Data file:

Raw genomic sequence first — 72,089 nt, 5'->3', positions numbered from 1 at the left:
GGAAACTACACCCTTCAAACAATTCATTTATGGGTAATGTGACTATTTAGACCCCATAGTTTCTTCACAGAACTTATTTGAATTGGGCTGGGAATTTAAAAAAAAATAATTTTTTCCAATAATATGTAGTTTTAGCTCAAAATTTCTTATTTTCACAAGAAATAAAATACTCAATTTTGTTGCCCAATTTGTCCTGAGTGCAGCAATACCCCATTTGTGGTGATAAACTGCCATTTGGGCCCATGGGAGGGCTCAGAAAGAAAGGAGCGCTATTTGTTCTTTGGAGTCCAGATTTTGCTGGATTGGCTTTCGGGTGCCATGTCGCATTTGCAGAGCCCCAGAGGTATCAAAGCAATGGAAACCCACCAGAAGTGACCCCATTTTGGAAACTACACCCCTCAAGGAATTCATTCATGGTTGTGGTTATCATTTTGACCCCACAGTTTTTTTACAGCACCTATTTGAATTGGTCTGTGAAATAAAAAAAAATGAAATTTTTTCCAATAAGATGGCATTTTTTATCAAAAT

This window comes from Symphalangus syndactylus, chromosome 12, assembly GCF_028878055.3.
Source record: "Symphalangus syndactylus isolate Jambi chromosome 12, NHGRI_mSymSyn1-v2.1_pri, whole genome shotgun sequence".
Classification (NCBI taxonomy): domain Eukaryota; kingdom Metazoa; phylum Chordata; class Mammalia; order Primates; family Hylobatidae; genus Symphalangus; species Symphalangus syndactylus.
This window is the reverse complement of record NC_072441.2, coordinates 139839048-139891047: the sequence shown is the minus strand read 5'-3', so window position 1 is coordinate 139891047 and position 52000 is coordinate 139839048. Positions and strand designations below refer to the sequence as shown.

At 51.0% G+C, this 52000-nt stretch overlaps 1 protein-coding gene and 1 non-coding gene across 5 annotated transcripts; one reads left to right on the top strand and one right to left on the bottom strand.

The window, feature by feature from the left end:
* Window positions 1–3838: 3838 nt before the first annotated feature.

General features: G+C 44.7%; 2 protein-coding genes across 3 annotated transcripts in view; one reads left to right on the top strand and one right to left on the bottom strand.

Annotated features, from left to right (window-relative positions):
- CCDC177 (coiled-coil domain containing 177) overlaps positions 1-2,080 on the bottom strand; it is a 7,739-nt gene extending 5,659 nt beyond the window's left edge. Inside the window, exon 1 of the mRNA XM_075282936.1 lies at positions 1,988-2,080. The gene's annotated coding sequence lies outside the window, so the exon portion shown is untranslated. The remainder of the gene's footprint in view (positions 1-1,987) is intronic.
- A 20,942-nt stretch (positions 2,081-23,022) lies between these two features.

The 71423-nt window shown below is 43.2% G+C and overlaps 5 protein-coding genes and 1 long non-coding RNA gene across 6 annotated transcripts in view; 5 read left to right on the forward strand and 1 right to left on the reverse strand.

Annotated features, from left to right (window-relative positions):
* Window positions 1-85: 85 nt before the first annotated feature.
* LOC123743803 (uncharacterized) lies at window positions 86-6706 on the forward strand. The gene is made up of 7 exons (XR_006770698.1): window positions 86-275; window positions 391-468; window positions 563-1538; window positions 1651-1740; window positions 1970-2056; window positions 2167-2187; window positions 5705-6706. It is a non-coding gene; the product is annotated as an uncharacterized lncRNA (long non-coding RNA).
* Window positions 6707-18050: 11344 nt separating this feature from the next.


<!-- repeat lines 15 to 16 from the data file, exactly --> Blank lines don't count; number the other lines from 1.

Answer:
Annotated features, from left to right (window-relative positions):
* Window positions 1-85: 85 nt before the first annotated feature.